February 28, 2005
"We are pleased that, with the successful implementation of this project, we were able to strengthen Hungary's relationship with the major research and development centers of Europe, and offer an opportunity to the internationally recognized Hungarian research community to participate in global research projects. Following Hungarian NREN tradition, our intention is to offer equal opportunities in terms of computer networking resources to all institutions, independent of whether they are based in Budapest or elsewhere in the country. The current DWDM infrastructure broadens opportunities to communicate and access information nationwide, which is of extreme importance for Hungary both with regard to achieving eEurope targets as well as connecting to the European Research Region," said Miklos Nagy, director of the Hungarian NREN.
The newly inaugurated backbone represents a further development of the 2.5 Gpbs network, implemented in 2001. The project was regarded as a milestone in the region even then. In the past three years, the Hungarian NREN has launched several new services for the academic community, e.g. Voice over IP, video conferencing, Grid computing and a national directory, as a result of which traffic has multiplied. By 2004, the time came to expand the network. To solve the task, MATAV selected Cisco's ONS 15454 MSTP platform, which represents the latest in multiservice optical platforms.
This next generation optical platform allows expansion to 10 Gbps connections within the existing DWDM platform, helping enable the introduction of several new protocols and services, e.g. SAN (ESCON, FICON, Fiber Channel), Digital Video (SDI, ASI HDTV), along with High Speed Ethernet (FE, GE, 10GE) and TDM based services (from 155 Mb/s to 10 Gb/s). DWDM is an optical transport platform. This facilitates the more efficient use of existing and newly installed optical cable networks, and helps enable the introduction of new services. Based on the existing infrastructure, this technology scales the capacity of optical networks to new levels.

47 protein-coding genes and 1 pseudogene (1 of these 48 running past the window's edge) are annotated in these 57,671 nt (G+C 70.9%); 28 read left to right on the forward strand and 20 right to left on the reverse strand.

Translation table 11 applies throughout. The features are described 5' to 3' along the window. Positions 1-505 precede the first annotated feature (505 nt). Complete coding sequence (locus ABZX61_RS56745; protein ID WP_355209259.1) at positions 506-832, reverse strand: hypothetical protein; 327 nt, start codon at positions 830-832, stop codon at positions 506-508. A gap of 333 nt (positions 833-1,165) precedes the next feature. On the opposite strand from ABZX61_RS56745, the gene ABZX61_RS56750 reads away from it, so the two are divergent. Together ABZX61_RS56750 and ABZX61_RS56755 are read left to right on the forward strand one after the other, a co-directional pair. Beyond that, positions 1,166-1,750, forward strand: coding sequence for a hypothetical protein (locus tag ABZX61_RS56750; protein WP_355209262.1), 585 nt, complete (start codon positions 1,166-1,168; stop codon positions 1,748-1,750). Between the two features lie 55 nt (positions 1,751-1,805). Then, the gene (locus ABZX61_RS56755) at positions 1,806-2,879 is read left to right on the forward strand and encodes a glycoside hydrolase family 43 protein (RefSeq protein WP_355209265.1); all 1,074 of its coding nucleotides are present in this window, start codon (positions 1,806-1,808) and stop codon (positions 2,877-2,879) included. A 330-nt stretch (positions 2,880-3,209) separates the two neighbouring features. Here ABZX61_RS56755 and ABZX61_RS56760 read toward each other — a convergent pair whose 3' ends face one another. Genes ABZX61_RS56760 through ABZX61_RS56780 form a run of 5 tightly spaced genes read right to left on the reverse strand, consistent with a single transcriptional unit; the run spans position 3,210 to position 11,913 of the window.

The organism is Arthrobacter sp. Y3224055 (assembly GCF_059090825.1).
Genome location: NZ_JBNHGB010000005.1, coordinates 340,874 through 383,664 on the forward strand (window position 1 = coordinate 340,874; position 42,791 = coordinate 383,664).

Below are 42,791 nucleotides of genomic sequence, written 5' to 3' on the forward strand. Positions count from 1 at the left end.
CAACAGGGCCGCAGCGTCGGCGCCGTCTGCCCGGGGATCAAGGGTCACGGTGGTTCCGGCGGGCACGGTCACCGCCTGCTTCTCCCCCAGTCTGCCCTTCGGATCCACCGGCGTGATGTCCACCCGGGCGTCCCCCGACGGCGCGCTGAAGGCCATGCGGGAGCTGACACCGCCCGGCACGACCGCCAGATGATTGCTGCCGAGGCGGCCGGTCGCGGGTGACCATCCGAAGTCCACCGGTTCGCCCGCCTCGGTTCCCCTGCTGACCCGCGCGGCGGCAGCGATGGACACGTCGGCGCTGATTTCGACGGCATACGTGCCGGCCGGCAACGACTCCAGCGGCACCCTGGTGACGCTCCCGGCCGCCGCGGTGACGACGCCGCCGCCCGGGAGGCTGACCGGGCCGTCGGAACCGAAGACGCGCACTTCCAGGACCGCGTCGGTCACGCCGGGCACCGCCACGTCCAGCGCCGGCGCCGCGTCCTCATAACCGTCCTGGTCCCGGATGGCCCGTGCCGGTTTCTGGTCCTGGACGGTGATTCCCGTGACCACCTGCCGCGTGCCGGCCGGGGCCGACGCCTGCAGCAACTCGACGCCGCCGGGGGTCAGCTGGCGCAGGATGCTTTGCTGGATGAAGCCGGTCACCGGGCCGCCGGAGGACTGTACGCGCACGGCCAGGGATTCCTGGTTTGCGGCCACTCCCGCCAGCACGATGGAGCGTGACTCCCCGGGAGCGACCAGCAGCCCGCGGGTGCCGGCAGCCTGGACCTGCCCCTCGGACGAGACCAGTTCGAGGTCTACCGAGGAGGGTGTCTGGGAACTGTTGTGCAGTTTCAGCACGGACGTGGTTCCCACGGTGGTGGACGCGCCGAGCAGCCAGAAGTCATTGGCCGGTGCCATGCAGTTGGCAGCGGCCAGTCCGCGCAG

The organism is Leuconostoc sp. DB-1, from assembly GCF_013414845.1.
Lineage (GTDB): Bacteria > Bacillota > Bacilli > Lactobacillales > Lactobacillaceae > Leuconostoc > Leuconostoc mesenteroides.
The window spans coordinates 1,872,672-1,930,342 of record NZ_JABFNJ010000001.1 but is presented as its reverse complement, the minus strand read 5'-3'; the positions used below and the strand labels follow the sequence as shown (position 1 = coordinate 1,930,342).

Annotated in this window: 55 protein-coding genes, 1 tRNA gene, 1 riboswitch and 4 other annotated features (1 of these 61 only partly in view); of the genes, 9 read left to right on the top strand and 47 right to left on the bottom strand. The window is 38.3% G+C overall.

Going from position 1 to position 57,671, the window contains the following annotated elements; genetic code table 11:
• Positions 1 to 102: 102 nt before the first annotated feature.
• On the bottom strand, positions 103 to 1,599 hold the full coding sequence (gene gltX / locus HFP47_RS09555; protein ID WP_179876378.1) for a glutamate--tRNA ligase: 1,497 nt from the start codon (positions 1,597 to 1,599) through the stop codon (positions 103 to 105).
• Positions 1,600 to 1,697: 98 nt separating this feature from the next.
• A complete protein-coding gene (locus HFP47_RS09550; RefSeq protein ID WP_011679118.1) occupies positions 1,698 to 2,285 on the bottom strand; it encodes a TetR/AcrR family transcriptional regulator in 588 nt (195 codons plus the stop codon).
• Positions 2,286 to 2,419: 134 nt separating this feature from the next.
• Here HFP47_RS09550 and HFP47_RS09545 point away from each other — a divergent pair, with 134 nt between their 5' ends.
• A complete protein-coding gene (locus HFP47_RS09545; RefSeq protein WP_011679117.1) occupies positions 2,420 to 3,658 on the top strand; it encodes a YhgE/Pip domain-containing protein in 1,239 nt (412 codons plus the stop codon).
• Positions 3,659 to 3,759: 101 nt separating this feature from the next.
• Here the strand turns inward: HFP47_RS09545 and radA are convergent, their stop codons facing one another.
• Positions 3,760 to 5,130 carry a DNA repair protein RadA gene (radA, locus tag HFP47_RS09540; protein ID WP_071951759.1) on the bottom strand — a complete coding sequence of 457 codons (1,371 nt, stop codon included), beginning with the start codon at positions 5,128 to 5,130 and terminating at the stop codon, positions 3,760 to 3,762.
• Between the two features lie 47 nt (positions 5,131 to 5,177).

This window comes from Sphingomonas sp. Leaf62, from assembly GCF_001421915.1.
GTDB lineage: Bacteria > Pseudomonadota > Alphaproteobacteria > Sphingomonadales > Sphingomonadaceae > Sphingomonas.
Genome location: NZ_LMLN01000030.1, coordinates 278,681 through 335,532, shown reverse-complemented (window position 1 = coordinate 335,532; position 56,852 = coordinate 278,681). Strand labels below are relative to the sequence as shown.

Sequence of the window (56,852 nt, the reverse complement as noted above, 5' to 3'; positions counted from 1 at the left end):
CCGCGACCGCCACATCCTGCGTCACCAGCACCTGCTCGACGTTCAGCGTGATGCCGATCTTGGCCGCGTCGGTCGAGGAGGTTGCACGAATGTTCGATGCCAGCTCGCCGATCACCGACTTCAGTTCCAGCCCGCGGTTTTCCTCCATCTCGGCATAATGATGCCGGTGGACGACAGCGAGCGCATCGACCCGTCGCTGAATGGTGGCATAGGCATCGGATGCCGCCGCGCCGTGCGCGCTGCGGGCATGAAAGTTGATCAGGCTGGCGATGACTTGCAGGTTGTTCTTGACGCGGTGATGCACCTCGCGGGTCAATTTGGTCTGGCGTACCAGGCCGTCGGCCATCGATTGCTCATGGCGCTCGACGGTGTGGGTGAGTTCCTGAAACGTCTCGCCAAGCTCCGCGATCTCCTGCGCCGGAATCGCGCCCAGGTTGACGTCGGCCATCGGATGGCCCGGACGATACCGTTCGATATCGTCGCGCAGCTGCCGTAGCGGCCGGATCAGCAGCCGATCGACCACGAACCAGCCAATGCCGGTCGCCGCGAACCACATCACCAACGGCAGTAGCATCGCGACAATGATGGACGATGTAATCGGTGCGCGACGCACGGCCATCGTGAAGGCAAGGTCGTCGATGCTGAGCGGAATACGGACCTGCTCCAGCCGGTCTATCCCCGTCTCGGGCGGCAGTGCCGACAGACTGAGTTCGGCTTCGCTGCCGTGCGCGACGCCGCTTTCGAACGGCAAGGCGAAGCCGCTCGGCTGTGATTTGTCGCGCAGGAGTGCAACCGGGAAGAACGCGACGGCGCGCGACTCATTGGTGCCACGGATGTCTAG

Cisco Systems, as the system vendor, has taken up a significant role supporting both MATAV as the service provider, and the Hungarian NREN as the owner of the research and education network, resulting in a truly end-to-end Cisco network.
Cisco has a strong track record of working with the leading National Education and Research Networks across Europe, including DFN in Germany, UKERNA in the UK, CESNET in the Czech Republic, SUNET in Sweden, GRNET in Greece and HEAnet in Ireland.
"Building a knowledge economy and integrating Hungarian intellectual power into international projects is of crucial importance for the country. Since its foundation 10 years ago, Cisco Systems Hungary has paid special attention to the development of the IT infrastructure for the education and R&D sectors in Hungary. It is our pleasure to make this 10 Gbps network of national significance available for both education and research. This development can be compared to widening a four-lane highway to a 16-lane super-highway," added Robert Budafoki, managing director of Cisco Systems Hungary.